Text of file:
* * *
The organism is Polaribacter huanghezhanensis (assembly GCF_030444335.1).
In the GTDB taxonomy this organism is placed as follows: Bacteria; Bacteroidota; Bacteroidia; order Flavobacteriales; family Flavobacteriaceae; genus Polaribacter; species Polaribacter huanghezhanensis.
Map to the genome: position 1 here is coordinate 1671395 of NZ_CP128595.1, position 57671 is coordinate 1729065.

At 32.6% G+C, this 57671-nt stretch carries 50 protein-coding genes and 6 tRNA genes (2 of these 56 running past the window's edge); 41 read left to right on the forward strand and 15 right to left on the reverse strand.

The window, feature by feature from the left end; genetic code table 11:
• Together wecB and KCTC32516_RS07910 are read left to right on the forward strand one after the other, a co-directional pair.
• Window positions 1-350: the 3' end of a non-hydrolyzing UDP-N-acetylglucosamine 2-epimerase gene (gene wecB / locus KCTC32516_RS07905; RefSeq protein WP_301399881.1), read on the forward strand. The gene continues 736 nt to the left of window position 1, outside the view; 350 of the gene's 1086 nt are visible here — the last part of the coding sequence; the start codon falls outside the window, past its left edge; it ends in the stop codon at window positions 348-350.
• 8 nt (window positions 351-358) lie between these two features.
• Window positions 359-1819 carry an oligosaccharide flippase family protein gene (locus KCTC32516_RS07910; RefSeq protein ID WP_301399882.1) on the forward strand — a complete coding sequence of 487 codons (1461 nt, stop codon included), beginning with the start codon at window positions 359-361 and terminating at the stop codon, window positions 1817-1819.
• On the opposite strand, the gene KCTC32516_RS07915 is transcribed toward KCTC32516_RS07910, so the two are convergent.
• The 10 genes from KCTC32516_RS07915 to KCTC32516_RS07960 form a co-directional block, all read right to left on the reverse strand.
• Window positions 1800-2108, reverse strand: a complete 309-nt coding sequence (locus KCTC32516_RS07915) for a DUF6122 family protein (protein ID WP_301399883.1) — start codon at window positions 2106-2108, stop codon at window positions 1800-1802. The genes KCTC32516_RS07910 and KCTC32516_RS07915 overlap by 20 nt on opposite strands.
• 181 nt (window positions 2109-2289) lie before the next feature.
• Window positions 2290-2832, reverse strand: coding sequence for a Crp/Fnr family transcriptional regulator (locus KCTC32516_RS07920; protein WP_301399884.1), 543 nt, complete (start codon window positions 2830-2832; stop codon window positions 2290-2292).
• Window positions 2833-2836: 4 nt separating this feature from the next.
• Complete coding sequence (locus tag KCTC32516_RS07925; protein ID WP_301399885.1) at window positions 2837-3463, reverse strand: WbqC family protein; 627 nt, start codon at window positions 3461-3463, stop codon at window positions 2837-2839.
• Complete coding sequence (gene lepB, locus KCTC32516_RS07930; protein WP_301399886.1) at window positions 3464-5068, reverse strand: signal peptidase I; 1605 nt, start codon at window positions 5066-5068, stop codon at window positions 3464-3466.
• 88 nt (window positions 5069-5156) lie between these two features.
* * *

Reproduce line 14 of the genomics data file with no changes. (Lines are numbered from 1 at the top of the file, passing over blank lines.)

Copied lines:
• Window positions 2290-2832, reverse strand: coding sequence for a Crp/Fnr family transcriptional regulator (locus KCTC32516_RS07920; protein WP_301399884.1), 543 nt, complete (start codon window positions 2830-2832; stop codon window positions 2290-2292).